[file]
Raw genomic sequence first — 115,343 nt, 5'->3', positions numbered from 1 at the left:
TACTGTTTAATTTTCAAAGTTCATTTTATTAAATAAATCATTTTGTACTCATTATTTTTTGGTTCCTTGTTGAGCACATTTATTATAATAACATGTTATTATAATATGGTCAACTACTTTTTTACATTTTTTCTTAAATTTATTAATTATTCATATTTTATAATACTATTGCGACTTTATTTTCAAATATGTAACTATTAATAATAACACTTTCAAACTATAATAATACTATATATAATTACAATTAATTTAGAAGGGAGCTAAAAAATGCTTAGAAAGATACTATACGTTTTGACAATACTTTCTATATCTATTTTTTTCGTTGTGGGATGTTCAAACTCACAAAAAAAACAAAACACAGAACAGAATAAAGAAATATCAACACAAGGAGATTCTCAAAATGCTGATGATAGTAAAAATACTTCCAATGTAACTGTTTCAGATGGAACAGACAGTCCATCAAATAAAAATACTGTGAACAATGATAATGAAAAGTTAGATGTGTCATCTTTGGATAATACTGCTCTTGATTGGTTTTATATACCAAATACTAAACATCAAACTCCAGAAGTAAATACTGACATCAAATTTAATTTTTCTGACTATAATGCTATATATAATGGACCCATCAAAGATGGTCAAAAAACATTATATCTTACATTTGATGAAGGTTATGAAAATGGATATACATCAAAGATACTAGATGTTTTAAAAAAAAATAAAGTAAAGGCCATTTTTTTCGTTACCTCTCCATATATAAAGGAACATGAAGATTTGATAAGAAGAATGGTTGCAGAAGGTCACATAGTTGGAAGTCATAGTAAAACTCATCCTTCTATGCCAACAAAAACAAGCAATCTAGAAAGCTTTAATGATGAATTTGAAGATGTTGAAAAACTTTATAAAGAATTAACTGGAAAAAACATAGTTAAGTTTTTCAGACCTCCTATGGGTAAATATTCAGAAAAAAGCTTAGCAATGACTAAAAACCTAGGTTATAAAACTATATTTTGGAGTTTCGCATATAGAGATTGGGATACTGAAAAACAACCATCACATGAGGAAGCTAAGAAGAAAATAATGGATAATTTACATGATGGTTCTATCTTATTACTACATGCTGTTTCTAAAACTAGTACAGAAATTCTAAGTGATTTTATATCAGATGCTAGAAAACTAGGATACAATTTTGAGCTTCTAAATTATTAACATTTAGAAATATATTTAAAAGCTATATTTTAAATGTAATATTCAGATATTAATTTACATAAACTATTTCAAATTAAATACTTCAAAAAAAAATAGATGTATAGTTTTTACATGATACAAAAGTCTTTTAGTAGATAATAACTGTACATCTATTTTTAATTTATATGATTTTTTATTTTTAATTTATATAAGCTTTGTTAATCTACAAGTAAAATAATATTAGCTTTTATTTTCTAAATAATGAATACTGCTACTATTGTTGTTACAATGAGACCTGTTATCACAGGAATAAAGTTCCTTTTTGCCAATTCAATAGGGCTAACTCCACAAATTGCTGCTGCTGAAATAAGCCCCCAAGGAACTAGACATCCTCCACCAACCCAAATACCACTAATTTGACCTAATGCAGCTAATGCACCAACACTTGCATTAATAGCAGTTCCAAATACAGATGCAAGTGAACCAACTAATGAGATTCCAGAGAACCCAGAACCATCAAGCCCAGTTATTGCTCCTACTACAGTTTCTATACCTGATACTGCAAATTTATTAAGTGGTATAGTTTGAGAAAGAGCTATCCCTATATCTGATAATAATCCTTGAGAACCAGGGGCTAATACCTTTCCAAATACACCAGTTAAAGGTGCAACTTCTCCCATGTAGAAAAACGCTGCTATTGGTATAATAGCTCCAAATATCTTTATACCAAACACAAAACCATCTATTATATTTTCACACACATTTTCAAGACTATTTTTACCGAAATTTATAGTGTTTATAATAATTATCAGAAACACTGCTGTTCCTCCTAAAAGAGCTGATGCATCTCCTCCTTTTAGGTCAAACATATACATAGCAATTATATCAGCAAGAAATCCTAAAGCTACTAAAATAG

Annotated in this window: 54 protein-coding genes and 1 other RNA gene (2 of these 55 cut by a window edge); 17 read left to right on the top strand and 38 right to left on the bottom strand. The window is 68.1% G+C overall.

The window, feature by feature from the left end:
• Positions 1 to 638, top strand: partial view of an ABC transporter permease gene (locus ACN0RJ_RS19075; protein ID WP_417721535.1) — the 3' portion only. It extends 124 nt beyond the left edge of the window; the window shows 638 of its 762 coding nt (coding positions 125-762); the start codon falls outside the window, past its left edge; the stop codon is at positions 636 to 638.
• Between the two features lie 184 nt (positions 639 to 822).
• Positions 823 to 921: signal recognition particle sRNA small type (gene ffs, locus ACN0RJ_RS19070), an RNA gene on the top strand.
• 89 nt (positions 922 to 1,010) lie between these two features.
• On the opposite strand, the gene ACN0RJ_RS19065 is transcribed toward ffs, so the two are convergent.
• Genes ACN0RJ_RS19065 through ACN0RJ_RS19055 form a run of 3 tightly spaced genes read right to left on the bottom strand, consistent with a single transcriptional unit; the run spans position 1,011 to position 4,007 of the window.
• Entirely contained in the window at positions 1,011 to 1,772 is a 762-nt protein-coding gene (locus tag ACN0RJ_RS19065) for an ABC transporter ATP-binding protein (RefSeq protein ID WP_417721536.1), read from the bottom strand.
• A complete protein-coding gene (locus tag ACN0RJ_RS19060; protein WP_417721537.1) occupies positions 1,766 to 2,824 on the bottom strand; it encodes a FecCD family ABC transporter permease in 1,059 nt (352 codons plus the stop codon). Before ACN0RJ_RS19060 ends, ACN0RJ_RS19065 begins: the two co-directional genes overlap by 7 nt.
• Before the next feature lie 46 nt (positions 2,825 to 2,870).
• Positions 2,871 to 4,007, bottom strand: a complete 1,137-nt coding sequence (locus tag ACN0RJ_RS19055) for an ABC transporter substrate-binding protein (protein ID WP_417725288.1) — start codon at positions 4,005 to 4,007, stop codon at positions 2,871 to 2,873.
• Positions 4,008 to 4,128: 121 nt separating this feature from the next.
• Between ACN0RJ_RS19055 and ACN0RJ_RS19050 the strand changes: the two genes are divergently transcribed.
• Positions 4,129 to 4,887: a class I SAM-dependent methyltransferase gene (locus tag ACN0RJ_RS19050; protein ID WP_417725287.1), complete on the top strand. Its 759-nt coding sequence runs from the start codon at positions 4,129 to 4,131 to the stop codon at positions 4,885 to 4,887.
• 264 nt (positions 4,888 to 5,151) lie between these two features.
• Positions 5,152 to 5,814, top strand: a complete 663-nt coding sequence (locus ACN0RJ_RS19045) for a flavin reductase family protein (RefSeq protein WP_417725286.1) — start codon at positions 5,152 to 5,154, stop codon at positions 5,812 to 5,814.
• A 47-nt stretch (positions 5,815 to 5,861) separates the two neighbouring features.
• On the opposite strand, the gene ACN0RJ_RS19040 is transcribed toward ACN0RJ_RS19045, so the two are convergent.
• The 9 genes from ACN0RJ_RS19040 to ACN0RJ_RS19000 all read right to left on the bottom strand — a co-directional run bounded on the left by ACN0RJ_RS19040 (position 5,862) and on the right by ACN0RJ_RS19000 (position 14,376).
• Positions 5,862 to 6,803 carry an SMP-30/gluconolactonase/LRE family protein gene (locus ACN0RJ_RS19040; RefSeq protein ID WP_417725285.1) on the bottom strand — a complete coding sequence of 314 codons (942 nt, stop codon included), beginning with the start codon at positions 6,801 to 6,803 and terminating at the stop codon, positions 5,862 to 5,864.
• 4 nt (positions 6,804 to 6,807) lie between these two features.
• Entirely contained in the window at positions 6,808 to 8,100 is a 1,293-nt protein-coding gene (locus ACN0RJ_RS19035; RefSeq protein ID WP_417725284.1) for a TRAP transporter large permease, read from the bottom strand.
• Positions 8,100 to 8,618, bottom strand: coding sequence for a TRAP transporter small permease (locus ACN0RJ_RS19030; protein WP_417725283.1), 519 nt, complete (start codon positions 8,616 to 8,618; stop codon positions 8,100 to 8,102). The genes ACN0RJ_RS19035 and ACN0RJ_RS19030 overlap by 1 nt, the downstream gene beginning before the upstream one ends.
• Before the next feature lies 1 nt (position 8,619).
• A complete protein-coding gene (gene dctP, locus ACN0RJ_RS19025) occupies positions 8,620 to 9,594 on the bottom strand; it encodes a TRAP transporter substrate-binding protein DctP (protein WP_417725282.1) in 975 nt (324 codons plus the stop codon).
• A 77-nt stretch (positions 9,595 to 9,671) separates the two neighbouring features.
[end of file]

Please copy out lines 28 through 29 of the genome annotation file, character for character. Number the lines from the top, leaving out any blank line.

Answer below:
• A complete protein-coding gene (gene dctP, locus ACN0RJ_RS19025) occupies positions 8,620 to 9,594 on the bottom strand; it encodes a TRAP transporter substrate-binding protein DctP (protein WP_417725282.1) in 975 nt (324 codons plus the stop codon).
• A 77-nt stretch (positions 9,595 to 9,671) separates the two neighbouring features.